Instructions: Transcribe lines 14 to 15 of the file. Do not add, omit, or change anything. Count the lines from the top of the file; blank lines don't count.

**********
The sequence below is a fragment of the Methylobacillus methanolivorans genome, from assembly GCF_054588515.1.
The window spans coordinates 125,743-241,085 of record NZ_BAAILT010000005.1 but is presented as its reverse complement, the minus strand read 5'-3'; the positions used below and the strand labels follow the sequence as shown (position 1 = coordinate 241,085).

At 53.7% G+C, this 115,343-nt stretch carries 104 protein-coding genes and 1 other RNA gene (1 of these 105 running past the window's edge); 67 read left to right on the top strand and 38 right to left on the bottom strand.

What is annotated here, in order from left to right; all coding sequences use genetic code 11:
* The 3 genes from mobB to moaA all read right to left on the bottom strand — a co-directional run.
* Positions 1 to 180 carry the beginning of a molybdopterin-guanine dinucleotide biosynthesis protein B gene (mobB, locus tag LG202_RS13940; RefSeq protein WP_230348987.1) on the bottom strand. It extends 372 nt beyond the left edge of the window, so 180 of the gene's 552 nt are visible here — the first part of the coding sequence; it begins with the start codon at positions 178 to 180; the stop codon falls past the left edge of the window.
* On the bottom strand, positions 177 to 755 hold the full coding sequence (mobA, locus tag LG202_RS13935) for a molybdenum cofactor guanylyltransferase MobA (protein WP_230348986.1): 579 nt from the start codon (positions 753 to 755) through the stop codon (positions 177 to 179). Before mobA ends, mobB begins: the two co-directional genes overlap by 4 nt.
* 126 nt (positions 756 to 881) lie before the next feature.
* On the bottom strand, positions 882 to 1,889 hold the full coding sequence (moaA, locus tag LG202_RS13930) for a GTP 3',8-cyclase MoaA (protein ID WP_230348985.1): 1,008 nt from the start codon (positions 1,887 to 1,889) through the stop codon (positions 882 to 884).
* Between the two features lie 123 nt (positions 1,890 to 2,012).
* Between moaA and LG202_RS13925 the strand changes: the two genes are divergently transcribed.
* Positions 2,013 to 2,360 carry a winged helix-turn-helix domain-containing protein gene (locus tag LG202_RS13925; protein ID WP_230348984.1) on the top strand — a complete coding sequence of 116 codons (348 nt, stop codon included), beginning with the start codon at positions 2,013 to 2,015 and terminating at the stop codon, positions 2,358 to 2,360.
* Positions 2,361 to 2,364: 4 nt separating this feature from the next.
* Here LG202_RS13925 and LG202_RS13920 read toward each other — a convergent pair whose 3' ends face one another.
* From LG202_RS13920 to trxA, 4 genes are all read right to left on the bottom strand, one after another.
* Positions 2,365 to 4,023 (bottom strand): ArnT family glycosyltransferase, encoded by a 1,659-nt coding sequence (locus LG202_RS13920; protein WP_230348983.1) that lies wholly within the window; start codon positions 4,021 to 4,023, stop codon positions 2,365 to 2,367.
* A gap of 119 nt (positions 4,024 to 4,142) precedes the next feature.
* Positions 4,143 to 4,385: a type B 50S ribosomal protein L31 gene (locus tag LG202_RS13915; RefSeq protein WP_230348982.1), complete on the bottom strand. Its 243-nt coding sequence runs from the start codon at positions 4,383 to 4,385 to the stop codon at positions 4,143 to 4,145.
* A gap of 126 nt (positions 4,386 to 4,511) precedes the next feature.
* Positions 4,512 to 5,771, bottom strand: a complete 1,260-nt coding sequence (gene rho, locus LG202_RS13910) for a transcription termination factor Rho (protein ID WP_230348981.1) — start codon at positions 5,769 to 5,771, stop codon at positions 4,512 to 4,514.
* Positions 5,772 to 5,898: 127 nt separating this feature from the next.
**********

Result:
* Here LG202_RS13925 and LG202_RS13920 read toward each other — a convergent pair whose 3' ends face one another.
* From LG202_RS13920 to trxA, 4 genes are all read right to left on the bottom strand, one after another.